Recent discussions have argued that dissections for educational purposes (in lecture theatres before students) were heavily ritualised, which suggests that there was a religious taboo around cutting up dead bodies.
Katherine Park argues that the taboo came from relatives of the dead person, who didn't want their naked body shown to hundreds of strangers. She found an account of a woman being dissected in a church in front of hundreds of friars.
Saints were dissected in order to discover evidence of the touch of God; pregnant women had caesareans to try and baptise the baby before it died; there were autopsies on plague victims to try and understand the disease. As early as 1300, doctors were employed by the judiciary in Bologna to determine the cause of death in murder victims.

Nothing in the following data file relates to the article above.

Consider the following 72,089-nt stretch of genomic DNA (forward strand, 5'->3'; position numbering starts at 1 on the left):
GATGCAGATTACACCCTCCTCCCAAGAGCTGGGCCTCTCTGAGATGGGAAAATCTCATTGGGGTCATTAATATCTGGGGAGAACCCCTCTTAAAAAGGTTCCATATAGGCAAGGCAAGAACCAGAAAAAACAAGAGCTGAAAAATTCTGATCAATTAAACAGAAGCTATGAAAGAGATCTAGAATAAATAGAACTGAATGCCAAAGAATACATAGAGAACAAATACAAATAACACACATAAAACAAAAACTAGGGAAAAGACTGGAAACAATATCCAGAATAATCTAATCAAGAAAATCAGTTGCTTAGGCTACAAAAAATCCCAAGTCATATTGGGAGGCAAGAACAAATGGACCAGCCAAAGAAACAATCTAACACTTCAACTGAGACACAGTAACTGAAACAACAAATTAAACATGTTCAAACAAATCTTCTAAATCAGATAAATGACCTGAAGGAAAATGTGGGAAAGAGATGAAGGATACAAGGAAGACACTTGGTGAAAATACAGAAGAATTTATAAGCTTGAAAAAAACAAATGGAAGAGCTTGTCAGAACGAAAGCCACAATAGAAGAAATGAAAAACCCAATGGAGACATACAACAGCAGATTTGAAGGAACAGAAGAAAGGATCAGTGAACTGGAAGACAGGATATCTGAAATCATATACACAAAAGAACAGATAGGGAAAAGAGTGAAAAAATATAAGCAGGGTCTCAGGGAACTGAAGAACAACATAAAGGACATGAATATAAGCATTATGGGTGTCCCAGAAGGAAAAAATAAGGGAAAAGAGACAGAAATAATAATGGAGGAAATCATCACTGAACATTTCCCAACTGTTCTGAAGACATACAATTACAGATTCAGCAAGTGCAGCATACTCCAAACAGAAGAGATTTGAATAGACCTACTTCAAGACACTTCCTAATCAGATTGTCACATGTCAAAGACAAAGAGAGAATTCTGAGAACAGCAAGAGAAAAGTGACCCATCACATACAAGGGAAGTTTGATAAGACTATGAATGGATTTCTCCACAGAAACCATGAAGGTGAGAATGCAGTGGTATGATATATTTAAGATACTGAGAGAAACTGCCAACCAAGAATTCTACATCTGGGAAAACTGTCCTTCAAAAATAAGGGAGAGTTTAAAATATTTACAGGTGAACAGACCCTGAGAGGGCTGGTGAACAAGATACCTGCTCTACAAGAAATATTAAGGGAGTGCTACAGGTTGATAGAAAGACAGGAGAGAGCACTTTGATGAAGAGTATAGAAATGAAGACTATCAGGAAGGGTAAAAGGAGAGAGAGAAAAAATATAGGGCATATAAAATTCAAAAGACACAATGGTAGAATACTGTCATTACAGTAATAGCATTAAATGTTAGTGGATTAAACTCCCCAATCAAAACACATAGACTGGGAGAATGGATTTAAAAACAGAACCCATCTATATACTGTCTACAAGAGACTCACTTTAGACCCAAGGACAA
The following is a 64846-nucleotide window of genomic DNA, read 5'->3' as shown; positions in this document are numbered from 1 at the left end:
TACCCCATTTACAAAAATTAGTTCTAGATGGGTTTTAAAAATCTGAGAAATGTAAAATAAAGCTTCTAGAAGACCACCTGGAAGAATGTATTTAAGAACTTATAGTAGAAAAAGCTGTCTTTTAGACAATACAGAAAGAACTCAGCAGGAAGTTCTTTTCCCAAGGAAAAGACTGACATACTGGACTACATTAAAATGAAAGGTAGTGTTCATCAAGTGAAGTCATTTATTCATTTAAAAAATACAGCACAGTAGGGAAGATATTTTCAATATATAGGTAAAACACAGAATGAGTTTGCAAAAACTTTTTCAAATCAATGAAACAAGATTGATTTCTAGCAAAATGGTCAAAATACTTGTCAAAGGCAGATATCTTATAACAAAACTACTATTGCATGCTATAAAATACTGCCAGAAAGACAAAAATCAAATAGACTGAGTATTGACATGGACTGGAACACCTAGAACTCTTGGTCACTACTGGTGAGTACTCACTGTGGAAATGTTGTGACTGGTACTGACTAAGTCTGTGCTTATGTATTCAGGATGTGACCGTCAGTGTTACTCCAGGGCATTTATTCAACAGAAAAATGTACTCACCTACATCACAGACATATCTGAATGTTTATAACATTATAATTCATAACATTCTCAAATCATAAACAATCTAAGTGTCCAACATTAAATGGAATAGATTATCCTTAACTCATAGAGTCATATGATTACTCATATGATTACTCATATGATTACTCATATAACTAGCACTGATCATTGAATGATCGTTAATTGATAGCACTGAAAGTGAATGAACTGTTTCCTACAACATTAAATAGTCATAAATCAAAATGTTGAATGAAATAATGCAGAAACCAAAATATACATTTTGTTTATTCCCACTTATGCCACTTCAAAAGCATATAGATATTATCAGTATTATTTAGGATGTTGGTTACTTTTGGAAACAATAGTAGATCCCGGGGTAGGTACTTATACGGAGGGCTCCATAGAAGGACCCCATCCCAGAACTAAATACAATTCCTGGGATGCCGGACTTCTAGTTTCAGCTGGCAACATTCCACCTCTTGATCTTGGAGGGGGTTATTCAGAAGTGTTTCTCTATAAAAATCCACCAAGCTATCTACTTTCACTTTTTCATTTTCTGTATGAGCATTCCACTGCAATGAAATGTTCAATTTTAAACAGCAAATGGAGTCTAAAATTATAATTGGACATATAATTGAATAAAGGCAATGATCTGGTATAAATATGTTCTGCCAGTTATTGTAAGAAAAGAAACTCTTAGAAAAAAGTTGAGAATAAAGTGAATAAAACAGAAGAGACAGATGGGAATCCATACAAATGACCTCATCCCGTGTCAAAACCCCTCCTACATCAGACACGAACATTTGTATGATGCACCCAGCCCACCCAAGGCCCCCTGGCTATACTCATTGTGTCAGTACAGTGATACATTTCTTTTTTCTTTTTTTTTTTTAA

Benivieni's interest anticipates the transformation in anatomy in the 16th century. The Renaissance rediscovery of classical texts led both artists and physicians to look at bodies in a new way. Leonardo da Vinci and Michaelangelo both did dissections in Santa Maria Nuova. But although huge strides were made in the understanding of anatomy, these had little effect on the practical art of healing.
The Statutes of the College of Physicians in Rome stated that donations to the poor should be made "for the souls of the dissected" implying that dissection was an act of desecration.
However Benivieni's detailed case histories list numerous dissections. 'De abditis nonnullis ac mirandis morborum et sanationum causis' ('Some Hidden and Marvellous Causes of Disease and Healing') was published in 1507 after his death. In a period when most medical books dealt in the general Benivieni's book stands out in its detail. He is credited with pioneering pathology.